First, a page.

So day trade systems have a think about that. They don’t have to be too complex. The way I do them is I’m looking for stocks that are well oversold. I look mainly at volatility setups rather than standard RSI or Bollinger Band or those kinds of things. And I do things a little bit differently as well. I think, if you use common indicators that are well-publicized, well-published, I think they’re more prone to breaking down in the future. If everyone’s doing the same kind of thing, and I don’t wanna say RSI too is one of those things, but that’s kind of my drift.
To give you an example, my ASX trend following strategy which uses Bollinger Bands. They’re not normal Bollinger Bands. And as a result, you get a very different signal. They’re based on the volatility like Bollinger Bands are, but they’re not out of your box Bollinger Bands. And the only reason I do that is because it gives me a different signal to what it would give anyone else that’s pulling it out of the box. So same kind of thing with RSI. Think differently.
And if you can find something that’s reasonably robust, then you’re onto something there. Another question on the forum was dealing with drawdowns.
Dealing with drawdowns
Drawdowns: you’ve got to suck it up. You can’t not have drawdowns, it’s part of the game. What you want to do is build a strategy that fits your risk appetite completely. The more you attempt to avoid drawdowns, the worse off you will be. Do things like I’m doing, trade multiple strategies, allocate less to a strategy if the drawdown is a little too steep, but don’t change the strategy. Don’t optimise it to fit the drawdown.
Here’s a good story. I was called into a meeting with a friend of mine and there were three guys and they had come up with this algorithm, the scalping algorithm to trade the market using artificial intelligence. Now, these three guys, obviously very smart, never traded before in their life. They had this system, which they kept saying had a 95% hit rate. And I said, “Well, that’s fantastic, “but what’s your win-loss, “what’s your returns and all that?” And they just kept harping on about this 95% win rate. So it turned out their average winning trade was about $27. Okay, remember, they’re scalping, they’re in and out 2,000 times a day. Average winning trade was about $25 – $27. I said, “So what’s your worst losing position?” He said, “Currently we have a position on “that’s down by about $6,000.” So it’s like your whole win-loss ratio is totally blowing out the door.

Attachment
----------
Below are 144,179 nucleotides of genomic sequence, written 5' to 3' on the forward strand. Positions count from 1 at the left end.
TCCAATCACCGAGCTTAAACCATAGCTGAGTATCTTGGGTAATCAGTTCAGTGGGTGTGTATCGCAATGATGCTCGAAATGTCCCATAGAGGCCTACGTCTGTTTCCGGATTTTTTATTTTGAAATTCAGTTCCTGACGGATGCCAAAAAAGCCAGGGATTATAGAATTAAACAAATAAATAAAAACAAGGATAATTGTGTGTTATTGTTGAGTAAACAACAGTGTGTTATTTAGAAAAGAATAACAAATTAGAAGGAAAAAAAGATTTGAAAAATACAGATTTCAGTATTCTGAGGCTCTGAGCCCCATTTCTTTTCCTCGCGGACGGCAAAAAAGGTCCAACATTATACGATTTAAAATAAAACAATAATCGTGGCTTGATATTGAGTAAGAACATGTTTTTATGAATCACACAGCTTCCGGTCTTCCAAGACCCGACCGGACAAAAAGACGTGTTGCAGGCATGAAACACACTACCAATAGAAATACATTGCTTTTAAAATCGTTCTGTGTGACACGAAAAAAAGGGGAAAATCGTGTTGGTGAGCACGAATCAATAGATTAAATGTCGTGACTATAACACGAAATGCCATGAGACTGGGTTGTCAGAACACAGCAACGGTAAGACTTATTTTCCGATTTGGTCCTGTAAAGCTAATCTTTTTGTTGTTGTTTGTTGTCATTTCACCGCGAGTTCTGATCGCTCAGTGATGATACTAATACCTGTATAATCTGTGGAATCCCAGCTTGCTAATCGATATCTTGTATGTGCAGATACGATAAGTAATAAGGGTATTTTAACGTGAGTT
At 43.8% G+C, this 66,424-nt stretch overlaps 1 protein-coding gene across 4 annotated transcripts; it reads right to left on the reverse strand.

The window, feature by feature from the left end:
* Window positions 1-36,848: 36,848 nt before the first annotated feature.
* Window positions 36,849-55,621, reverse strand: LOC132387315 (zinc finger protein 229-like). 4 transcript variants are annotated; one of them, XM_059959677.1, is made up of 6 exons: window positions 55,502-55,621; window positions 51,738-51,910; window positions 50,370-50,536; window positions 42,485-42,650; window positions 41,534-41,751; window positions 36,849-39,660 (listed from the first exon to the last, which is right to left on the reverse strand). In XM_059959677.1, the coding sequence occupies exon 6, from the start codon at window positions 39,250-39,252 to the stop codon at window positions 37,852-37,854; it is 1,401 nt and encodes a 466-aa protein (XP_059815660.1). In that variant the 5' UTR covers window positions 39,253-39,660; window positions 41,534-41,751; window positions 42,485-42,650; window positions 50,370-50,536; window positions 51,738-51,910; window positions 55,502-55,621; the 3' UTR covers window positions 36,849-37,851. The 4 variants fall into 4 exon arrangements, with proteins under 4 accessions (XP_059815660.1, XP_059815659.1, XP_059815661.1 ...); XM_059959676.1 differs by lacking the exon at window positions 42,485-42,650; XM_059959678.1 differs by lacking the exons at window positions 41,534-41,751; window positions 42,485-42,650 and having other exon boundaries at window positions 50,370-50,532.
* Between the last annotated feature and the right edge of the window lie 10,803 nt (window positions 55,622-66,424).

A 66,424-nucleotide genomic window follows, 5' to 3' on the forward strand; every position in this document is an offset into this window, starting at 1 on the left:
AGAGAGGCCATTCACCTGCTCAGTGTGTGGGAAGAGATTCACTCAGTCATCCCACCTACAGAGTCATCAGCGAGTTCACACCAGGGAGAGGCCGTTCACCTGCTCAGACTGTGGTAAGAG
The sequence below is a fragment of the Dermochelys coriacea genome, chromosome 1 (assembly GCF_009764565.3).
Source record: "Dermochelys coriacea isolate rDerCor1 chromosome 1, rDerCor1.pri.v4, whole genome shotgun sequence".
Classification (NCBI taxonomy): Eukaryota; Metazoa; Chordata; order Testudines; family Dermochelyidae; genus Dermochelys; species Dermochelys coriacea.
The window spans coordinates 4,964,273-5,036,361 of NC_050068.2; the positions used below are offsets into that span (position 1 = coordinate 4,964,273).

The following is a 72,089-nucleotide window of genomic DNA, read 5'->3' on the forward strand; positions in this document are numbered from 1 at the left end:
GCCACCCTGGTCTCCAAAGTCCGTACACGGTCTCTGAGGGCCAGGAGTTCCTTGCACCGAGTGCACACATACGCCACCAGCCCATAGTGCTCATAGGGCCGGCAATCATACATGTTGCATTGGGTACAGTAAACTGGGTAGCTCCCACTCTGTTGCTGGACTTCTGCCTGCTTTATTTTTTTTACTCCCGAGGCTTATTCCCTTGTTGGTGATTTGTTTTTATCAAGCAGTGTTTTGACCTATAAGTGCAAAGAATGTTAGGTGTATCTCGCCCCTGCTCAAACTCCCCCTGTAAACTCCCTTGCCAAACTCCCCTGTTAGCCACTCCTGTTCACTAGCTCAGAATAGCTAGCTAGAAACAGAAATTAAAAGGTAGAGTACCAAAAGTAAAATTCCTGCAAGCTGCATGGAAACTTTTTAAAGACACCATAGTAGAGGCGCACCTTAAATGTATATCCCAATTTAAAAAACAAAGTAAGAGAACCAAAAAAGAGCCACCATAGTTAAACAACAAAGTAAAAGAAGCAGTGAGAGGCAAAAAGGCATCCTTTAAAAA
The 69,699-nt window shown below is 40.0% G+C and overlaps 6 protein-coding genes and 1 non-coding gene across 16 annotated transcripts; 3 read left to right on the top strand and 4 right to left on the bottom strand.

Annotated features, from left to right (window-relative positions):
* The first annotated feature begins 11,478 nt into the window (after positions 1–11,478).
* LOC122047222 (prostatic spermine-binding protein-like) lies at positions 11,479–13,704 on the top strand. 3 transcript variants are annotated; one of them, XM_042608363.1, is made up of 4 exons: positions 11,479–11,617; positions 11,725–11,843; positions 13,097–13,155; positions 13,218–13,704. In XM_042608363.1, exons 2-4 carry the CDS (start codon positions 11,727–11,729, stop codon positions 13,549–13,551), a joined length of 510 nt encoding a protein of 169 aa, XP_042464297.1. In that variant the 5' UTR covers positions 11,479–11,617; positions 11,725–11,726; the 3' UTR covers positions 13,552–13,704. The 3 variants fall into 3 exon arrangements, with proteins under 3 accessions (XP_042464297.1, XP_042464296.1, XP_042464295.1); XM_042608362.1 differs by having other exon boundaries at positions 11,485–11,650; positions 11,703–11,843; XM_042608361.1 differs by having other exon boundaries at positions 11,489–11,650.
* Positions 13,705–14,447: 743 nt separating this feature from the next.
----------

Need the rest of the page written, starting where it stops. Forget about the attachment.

Now, the problem was, he actually said to me, “Well, we’ll re-optimise the system “so that trade will actually come out “and won’t be there in the future.” And I looked at him, I thought, “You’re an idiot.” I said, “Don’t you understand that there’s just going to be another one of those that comes along down the track?” And he didn’t seem to understand that. So I’ve lost contact with him.
I don’t know how he’s done over this period of time, but he’s totally missing the point when it comes to expectancy of drawdowns and all those kind of things.